The Madras High Court today issued notice to Enforcement Directorate on a petition from mining baron J Sekar Reddy seeking to quash the case under the Prevention of Money Laundering Act, 2002 against him pending before a lower here. Reddy is at present out on bail in connection with the seizure of Rs 99 crore in demonetised bank notes and another Rs 34 crore in the new currencies, besides a 127-kg gold bar, from properties owned by him and his associates in December last year. Justice M S Ramesh, before whom the petition has come up today, issued notice to the Assistant Director, Enforcement Directorate (ED), here returnable by two weeks. Counsel for Reddy submitted that the case had been filed by ED relying on the investigation done by other agencies. He contended no offence is made out against him, and the case is vitiated, illegal and void. The counsel further contended that the entire basis of the complaint is the FIR registered by the CBI based on the information of Income Tax Department and said that the complaint filed by the ED is without jurisdiction, premature and ultra virus of the provisions of Prevention of Money Laundering Act. He submitted that the CBI is yet to either identify the involvement of the bank officials or prima facie make out an offence or file a charge sheet for the allegations of conversion of the old currency notes into the new denomination notes and the ED has produced almost the FIR of CBI verbatim. He submitted that he had not indulged in conversion of old currency notes into new currency notes, even otherwise it is not an offence declared under any law. To arrive at a prima facie conclusion that the petitioner had indulged in conversion of old currency notes to new ones with the help of the bank, the only major evidence would be the serialised notes seized from him, the counsel said. However, in the present case despite several verification of the seized currency by the CBI as well as the Income Tax Department, there were no serialised notes at all, confirming that the seized money was lawful business income of the petitioner. In the statement to IT Department, Reddy had accounted for the cash held by him and therefore, to say that he had converted unaccounted cash into new currency with the help of public servants is a complete falsity, he contended and sought to quash the proceedings.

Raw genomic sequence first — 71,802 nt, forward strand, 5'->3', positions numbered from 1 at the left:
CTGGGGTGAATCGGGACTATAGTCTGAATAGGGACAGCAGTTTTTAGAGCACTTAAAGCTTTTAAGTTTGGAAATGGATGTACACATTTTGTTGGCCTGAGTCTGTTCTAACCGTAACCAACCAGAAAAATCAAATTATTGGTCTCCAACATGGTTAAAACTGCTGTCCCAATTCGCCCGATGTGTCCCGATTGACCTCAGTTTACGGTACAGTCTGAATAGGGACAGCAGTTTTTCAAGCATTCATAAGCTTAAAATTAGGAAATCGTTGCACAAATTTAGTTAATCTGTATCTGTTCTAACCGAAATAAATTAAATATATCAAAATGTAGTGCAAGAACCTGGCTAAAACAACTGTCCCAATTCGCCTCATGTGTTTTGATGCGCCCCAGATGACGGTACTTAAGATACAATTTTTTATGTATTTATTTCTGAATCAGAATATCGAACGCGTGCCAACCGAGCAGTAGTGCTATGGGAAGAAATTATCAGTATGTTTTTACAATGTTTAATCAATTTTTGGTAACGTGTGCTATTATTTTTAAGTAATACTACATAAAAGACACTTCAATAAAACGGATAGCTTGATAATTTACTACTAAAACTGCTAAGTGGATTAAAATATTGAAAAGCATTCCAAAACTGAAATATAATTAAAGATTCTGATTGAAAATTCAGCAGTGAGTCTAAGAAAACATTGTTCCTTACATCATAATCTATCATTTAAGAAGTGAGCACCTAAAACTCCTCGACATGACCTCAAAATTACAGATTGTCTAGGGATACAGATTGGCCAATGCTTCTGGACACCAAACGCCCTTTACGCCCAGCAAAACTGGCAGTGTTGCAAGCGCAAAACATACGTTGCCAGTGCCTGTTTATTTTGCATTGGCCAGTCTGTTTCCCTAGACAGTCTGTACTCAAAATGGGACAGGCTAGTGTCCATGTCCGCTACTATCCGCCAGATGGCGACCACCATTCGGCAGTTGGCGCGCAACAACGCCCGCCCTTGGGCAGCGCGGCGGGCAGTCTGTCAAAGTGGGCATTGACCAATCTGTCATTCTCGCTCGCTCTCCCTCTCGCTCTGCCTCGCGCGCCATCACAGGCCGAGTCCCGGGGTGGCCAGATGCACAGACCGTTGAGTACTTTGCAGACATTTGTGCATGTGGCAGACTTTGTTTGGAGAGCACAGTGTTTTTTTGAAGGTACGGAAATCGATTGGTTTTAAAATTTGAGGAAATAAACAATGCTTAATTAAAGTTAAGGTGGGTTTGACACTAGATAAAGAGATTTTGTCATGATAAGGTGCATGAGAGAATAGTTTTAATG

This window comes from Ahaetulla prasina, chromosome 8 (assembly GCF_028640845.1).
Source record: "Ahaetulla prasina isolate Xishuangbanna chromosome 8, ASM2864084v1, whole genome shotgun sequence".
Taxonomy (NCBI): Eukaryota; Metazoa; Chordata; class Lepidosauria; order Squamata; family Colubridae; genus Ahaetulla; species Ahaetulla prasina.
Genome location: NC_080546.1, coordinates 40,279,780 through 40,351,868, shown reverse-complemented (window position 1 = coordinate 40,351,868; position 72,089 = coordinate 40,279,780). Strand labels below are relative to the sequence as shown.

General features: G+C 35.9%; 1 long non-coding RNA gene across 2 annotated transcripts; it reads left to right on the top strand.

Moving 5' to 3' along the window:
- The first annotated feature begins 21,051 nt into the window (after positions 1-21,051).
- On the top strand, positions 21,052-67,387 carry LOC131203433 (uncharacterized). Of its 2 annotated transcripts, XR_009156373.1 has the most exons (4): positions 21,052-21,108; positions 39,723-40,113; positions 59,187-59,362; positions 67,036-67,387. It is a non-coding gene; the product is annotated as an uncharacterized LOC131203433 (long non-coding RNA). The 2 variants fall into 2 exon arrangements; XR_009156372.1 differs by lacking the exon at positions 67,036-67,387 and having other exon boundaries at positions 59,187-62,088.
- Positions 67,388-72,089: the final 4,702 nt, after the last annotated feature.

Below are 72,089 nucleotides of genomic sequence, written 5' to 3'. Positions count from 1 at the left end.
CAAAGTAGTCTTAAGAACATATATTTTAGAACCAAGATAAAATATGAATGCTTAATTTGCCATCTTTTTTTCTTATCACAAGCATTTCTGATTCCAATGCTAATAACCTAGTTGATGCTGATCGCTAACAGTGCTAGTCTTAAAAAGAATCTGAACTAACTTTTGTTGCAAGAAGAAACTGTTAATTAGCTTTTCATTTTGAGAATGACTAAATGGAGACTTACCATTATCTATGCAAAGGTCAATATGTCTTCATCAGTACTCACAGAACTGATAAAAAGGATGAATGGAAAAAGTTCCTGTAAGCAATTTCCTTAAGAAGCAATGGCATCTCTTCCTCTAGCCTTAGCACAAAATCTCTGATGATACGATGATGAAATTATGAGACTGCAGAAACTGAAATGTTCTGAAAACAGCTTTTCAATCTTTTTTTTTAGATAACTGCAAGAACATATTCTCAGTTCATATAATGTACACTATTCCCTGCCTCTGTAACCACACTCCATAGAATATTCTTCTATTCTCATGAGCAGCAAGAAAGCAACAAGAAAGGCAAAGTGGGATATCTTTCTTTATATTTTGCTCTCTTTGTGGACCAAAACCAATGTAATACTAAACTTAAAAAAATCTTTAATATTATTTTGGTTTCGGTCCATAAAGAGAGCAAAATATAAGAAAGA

(This story has not been edited by Business Standard staff and is auto-generated from a syndicated feed.)